If this happens in the U.S., the whole government would resign,” said Martin Dimitrov, a minister of Parliament from Bulgaria’s Reformist Bloc. “Not in Bulgaria, apparently.”

Dimitrov, like most Bulgarians, doesn’t have a great deal of faith in the government. Bulgarians routinely list themselves as some of the unhappiest people in Europe, and at the root of a lot of it is a state that’s openly corrupt. The political situation even led to a spate of self-immolations in 2013–the most desperate and extreme public statement a human being can make.

As usual, though, the idea that this is impossible in the US, rather than exactly the same, is a very Bulgarian attitude. Despite Dimitrov’s naïve and ahistoric view that this would cause the government to fall, American legislation is entirely written by the interested private parties who will benefit from it. The Affordable Care Act (a.k.a. “Obamacare”), for instance, was written by a health care industry lobbyist, and is a multi-trillion dollar gift to the private insurance industry. That’s how all American legislation works: it’s why a recent study by Princeton and Northwestern Universities found the US was a functioning oligarchy, which Federal Reserve chair Janet Yellen–the person in charge of all the moneytacitly confirmed. The government didn’t fall.

Similarly, the last time the Bulgarian government came under question, it had to do with the appointment of an oligarch’s cretinous son to head the Bulgarian equivalent of the NSA. That action, perceived by tens of thousands as an unforgivable affront to democracy, did cause mass resignations. In America, no amount of revelations about the NSA, whether it’s a similar instance of public-private cronyism or revelations of mass spying, have ever caused so much as one substantive improvement in American political life.

We’ve come to Bulgaria with foreign eyes and can see how much it has going for it. Unlike America, Bulgaria has great fresh food, a healthy work-life balance, and a health care system that’s more functional and less a blight on the civilized world. Also, everyone complains, but simultaneously has 3 houses. Talk to most people, and they have an apartment, their parent’s house outside of town, and Baba’s house in the village, all of which they can live in and will inherit someday. Bulgarians may see a lot of problems here, but their country would benefit from correctly perceiving their problems in relation to those of others. They definitely wouldn’t be the most depressed people in Europe if they did.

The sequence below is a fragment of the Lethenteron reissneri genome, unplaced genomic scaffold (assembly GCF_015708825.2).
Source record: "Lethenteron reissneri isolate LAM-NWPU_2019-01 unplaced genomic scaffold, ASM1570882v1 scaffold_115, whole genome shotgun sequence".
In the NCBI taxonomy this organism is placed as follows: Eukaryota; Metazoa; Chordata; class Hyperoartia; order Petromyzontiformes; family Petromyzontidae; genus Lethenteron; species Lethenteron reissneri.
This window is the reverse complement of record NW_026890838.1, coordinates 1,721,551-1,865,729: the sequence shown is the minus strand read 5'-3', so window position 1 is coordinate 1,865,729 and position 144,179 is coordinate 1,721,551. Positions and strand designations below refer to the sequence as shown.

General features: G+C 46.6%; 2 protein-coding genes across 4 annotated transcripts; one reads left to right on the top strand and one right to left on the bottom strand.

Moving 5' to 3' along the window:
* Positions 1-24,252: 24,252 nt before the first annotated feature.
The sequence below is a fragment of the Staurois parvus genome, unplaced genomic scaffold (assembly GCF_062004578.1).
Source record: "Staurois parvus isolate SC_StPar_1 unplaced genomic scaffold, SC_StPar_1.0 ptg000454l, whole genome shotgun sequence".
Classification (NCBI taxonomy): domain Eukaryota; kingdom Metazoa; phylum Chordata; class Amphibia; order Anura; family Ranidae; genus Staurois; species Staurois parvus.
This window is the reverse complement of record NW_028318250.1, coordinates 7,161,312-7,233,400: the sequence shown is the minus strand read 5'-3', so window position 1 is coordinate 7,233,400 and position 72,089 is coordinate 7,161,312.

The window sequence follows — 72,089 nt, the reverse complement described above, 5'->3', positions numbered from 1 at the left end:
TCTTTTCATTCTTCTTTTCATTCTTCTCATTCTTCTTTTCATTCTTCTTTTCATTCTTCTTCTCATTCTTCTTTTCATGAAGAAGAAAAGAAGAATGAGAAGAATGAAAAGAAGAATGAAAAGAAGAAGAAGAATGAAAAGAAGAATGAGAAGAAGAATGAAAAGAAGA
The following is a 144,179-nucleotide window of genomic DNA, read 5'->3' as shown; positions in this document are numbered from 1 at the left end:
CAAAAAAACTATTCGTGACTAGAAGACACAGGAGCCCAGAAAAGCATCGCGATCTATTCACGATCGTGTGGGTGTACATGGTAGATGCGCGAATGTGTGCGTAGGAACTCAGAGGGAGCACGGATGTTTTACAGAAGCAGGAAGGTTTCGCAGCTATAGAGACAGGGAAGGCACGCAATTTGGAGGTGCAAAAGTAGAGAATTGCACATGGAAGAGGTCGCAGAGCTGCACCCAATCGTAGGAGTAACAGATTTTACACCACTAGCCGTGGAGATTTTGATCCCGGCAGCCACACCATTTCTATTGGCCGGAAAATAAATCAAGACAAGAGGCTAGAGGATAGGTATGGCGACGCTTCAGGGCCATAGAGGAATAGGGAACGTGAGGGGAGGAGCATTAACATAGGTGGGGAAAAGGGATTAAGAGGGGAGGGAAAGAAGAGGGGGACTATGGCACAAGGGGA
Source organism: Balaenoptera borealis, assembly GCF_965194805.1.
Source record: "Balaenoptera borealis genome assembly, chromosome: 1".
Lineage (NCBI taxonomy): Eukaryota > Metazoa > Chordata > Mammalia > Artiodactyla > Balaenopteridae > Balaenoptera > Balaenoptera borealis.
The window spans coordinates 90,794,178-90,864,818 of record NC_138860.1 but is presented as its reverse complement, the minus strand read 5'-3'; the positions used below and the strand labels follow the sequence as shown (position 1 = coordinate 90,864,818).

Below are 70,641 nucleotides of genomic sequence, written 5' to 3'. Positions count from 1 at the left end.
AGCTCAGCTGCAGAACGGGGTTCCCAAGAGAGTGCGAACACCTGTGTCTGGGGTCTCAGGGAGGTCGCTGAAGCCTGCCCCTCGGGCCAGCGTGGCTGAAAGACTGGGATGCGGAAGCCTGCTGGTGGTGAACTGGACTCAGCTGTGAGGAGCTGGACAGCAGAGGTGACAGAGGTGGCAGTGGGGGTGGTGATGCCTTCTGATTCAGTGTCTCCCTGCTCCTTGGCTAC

May Day & Georgievden: two very Bulgarian holidays

Peace ○ Labor ○ May

Peace ○ Labor ○ May

Bulgarians are a proud and holiday-loving people. This week, we got a 6-day weekend, bookended by two holidays that are quintessentially European. In southern Europe, a holiday on Thursday and one the next Tuesday mean that we get nearly a week off. Let some industrious suckers in Germany work themselves into an early grave, I’ll see you Wednesday!

May 1st is May Day, the day that most countries celebrate the workers of the world. America being what it is, our trusted institutions make the first of May creepy things like “Loyalty Day” or “Law Day” (Whoo, kids, law!). We shuffled the workers’s holiday to September, called it “Labor Day,” and made it another excuse to buy things. Not to mention a cudgel to prevent good people from wearing white well into autumn–hey, some slacks look good year-round! Even the name, Labor Day, sounds like some Protestant-work-ethic garbage to get us to celebrate working.

When Americans laugh at Europe’s frequent strikes, I wonder if they ever make the connection that that’s how you get things like two years paid parental leave. God bless this country, I saw a near-mutiny erupt at my work today over the attempted imposition of American-style office culture and working hours. Management relented, because my Bulgarian co-workers weren’t going to stand for it. In America, such impudence would’ve been met with the brutality of armed Pinkerton agents.
A few more years of Bulgarian lessons, and I'll be able to read texts from my mobile carrier.

A few more years of Bulgarian lessons, and I’ll be able to read texts from my mobile carrier.

 

Though they’re trying to yank Bulgaria out of the second world, socialist holidays like May Day stick around. That’s a benefit of moving here: getting to experience strange new holidays that celebrate utopian, internationalist social engineering, like the First of May or International Women’s Day. I had never heard of International Women’s Day, but they take it refreshingly seriously. Having been in Bulgaria only a couple of weeks, my first text was from my mobile provider wishing me “Chestit Praznik, Dami!” (Happy Holiday, Ladies!). It probably sounds less louche in Bulgarian.